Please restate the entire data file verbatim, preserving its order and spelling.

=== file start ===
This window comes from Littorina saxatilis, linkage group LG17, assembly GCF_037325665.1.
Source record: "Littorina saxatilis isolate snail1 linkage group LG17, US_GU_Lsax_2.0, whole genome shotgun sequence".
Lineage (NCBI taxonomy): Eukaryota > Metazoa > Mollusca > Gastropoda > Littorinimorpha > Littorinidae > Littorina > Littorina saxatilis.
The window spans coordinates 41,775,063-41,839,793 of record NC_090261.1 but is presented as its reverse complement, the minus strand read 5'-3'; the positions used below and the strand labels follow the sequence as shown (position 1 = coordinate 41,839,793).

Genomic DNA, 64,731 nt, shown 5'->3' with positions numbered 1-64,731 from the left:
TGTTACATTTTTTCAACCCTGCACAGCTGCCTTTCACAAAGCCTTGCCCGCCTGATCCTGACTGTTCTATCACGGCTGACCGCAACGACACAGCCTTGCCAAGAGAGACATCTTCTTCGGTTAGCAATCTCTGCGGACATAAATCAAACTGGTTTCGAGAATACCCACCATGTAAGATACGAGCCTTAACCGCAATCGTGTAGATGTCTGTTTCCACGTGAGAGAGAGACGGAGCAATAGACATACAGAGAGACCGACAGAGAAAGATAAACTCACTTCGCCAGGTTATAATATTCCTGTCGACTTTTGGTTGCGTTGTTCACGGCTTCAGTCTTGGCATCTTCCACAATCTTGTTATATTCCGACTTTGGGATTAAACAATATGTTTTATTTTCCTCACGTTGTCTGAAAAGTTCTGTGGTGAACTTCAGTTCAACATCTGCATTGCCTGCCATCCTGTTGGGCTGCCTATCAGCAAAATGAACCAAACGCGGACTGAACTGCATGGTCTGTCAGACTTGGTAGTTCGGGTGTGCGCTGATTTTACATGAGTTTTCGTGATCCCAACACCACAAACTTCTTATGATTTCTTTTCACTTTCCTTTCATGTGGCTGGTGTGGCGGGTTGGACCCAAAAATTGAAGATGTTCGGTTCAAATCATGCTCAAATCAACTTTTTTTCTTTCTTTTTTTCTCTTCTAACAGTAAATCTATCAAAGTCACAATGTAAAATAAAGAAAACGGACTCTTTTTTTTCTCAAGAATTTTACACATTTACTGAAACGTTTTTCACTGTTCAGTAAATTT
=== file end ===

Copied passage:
This window comes from Littorina saxatilis, linkage group LG17, assembly GCF_037325665.1.
Source record: "Littorina saxatilis isolate snail1 linkage group LG17, US_GU_Lsax_2.0, whole genome shotgun sequence".
Lineage (NCBI taxonomy): Eukaryota > Metazoa > Mollusca > Gastropoda > Littorinimorpha > Littorinidae > Littorina > Littorina saxatilis.
The window spans coordinates 41,775,063-41,839,793 of record NC_090261.1 but is presented as its reverse complement, the minus strand read 5'-3'; the positions used below and the strand labels follow the sequence as shown (position 1 = coordinate 41,839,793).

Genomic DNA, 64,731 nt, shown 5'->3' with positions numbered 1-64,731 from the left:
TGTTACATTTTTTCAACCCTGCACAGCTGCCTTTCACAAAGCCTTGCCCGCCTGATCCTGACTGTTCTATCACGGCTGACCGCAACGACACAGCCTTGCCAAGAGAGACATCTTCTTCGGTTAGCAATCTCTGCGGACATAAATCAAACTGGTTTCGAGAATACCCACCATGTAAGATACGAGCCTTAACCGCAATCGTGTAGATGTCTGTTTCCACGTGAGAGAGAGACGGAGCAATAGACATACAGAGAGACCGACAGAGAAAGATAAACTCACTTCGCCAGGTTATAATATTCCTGTCGACTTTTGGTTGCGTTGTTCACGGCTTCAGTCTTGGCATCTTCCACAATCTTGTTATATTCCGACTTTGGGATTAAACAATATGTTTTATTTTCCTCACGTTGTCTGAAAAGTTCTGTGGTGAACTTCAGTTCAACATCTGCATTGCCTGCCATCCTGTTGGGCTGCCTATCAGCAAAATGAACCAAACGCGGACTGAACTGCATGGTCTGTCAGACTTGGTAGTTCGGGTGTGCGCTGATTTTACATGAGTTTTCGTGATCCCAACACCACAAACTTCTTATGATTTCTTTTCACTTTCCTTTCATGTGGCTGGTGTGGCGGGTTGGACCCAAAAATTGAAGATGTTCGGTTCAAATCATGCTCAAATCAACTTTTTTTCTTTCTTTTTTTCTCTTCTAACAGTAAATCTATCAAAGTCACAATGTAAAATAAAGAAAACGGACTCTTTTTTTTCTCAAGAATTTTACACATTTACTGAAACGTTTTTCACTGTTCAGTAAATTT